I am travelling to Austria, Germany, Switzerland, Czech Republic, France and Italy in May and June, with the gateway city being Vienna. As this trip is partially business, I need to have reliable, low-cost internet to access emails and my virtual private network. On previous trips I have simply purchased a local prepaid USB modem and plugged it into my laptop. This time I'd like to travel sans laptop. Are prepaid mobile wi-fi devices available to allow me reliable internet access across these countries?
- P. Gustafson, Condell Park.
Assuming your smartphone and tablet both have Bluetooth you can tether your devices, which will give you internet connectivity from your tablet via the phone. This is a solution that I use regularly throughout Europe and it's simple and effective.
The next issue is to work out the best SIM card to satisfy your low-cost objective. You could go with a prepaid SIM that offers pan-European coverage and there are several products such as GO-SIM (gosim.com), One SimCard (onesimcard.com) and TravelSIM (travelsim.net.au).
Costs are reasonably low, especially compared with the cost of calling from Europe with a SIM card from an Australian telco. For example, with GO-SIM, a call from Germany to Australia costs 61¢ a minute. The GO-SIM rate for data usage in Germany is 51¢ a Mb.
Cheaper still would be to buy a local SIM card in each of the countries you'll be visiting but unless you're staying in each for several days at least, the single-SIM option wins out for convenience.
If you only want to connect your tablet and retain your Australian telco's SIM card, another option is Boingo (boingo.com), the world's largest wi-fi network for mobile devices. Boingo's Europe Plus plan gives you unlimited connectivity for your tablet at more than 200,000 hotspots in Europe, Africa and the Middle East, at a price of $US34.95 ($32.77) a month.
Finally, based on my own recent travels, most small hotels in Europe have wi-fi, often free of charge.
Car hire insurance headache
I'm travelling to the US in August and our car rental company suggested we find some sort of insurance for their car, as they only have cover up to $5000. I'm unable to find any company that offers this type of cover.
- S. Watson, Adelaide.
When you hire a car in the US, you need to make sure you are covered by collision damage waiver and loss damage waiver. It is unusual for a car-hire operator not to offer you insurance on their vehicle.
However, if the company you are hiring from does not offer that option, in the case of the US I can't find any third-party insurers that will cover you.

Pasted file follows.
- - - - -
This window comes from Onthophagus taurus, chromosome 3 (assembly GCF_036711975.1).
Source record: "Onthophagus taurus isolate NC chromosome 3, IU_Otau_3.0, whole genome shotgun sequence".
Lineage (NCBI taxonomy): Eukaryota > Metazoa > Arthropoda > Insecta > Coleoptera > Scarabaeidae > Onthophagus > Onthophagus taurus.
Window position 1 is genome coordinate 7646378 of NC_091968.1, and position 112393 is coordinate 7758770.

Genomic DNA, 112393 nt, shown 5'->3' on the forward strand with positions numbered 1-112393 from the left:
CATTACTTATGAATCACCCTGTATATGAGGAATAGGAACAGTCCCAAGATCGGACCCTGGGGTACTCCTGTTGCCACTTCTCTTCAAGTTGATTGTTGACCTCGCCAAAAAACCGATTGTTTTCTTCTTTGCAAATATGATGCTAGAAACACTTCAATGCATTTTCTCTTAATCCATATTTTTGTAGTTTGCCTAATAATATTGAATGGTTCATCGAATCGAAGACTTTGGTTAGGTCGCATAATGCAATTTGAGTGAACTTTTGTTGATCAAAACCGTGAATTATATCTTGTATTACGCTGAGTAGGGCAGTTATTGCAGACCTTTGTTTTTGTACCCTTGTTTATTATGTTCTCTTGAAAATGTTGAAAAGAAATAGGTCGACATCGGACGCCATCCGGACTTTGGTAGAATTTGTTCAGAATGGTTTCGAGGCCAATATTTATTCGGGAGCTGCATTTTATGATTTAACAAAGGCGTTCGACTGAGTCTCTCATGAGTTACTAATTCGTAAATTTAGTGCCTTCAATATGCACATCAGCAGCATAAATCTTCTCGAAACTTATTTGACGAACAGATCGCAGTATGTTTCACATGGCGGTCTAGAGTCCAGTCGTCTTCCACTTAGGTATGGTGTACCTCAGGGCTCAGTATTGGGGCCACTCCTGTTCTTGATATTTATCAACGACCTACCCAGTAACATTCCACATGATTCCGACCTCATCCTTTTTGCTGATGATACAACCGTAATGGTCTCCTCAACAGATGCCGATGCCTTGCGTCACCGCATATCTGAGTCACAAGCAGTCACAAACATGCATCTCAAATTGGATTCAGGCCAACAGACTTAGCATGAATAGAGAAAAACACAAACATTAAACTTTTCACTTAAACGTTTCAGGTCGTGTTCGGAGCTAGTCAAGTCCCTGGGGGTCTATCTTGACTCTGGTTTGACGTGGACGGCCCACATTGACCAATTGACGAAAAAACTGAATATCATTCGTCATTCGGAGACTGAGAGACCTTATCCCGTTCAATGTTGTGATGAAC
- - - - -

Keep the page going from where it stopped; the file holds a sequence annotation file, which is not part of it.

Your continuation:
Unless you're already locked in with this particular operator, I recommend you hire from a major agency that does offer hire-car insurance. One way around this involves paying for your hire with an American Express Platinum card.
The literature for the card states that, "Regardless of the car rental company you selected, when you reserve and pay for a car rental with the Platinum Card, you will be covered against damage to, or theft of, most rental vehicles".
Strong dollar opens up the options for Peru
I am a university student wanting to travel to Peru at the end of the year. I have decided to join an organised tour for part of my holiday. What are the most reliable tour companies that operate in Peru? I have looked at a few companies already: is Peru for Less, or any other American-based tour operator, a better option than an Australian-based company like Peregrine or World Expeditions?
- N. Hardy, Balmain.
Both Peregrine Adventures (peregrineadventures.com) and World Expeditions (worldexpeditions.com) are respected adventure tour operators with a well-deserved reputation for taking Australian travellers to extraordinary places, including Peru, pictured. You could have every confidence that either of these would give you a wonderful experience. However, given the strength of the Australian dollar, the tours offered by some overseas-based operators are highly competitive. Peru for Less (peruforless.com) is one of these but don't be guided by price alone. Other operators include ECS Travel (www.ecstravel.com), Mountain Travel Sobek (mtsobek.com), Gate 1 Travel (gate1travel.com) and Peru Best Tours (perubesttours.com). On the internet you can find plenty of feedback from travellers on each.
If you choose an Australia-based operator, their clientele will be largely Australian. The product they deliver in terms of guiding, accommodation and food is more likely to line up with expectations of an Australian traveller.
This cover applies when you use the Amex Platinum charge card only, not the credit card.
A spokesman for American Express advises that you will be covered for a maximum hire period of 31 days, to a value of $70,000.
Make sure that you also have travel insurance with additional liability insurance, which insures you against claims made by third parties for injury or death and property damage caused by your rental vehicle.
Greek disruptions likely
My wife and I are planning to travel to Greece in August-September 2012. We will be in Athens for four days, then spend 12 days on Naxos and Santorini before moving on to Turkey. Given the current problems in Greece, is the timing of our visit recommended? What are the likely downfalls?
- G. Rhodes, Engadine.
It's hard to predict what the situation might be in Greece so far down the track but the most likely problem that could affect your travel plans is strikes. There is a slight chance that ferries and flights would be disrupted.
In the worst-case scenario, you might find yourself spending longer in the islands than you had planned but being marooned on a Greek island is hardly a curse.
August is the peak season for travel in Greece and all the places you propose to visit are major tourist spots. You need to book your accommodation as soon as possible.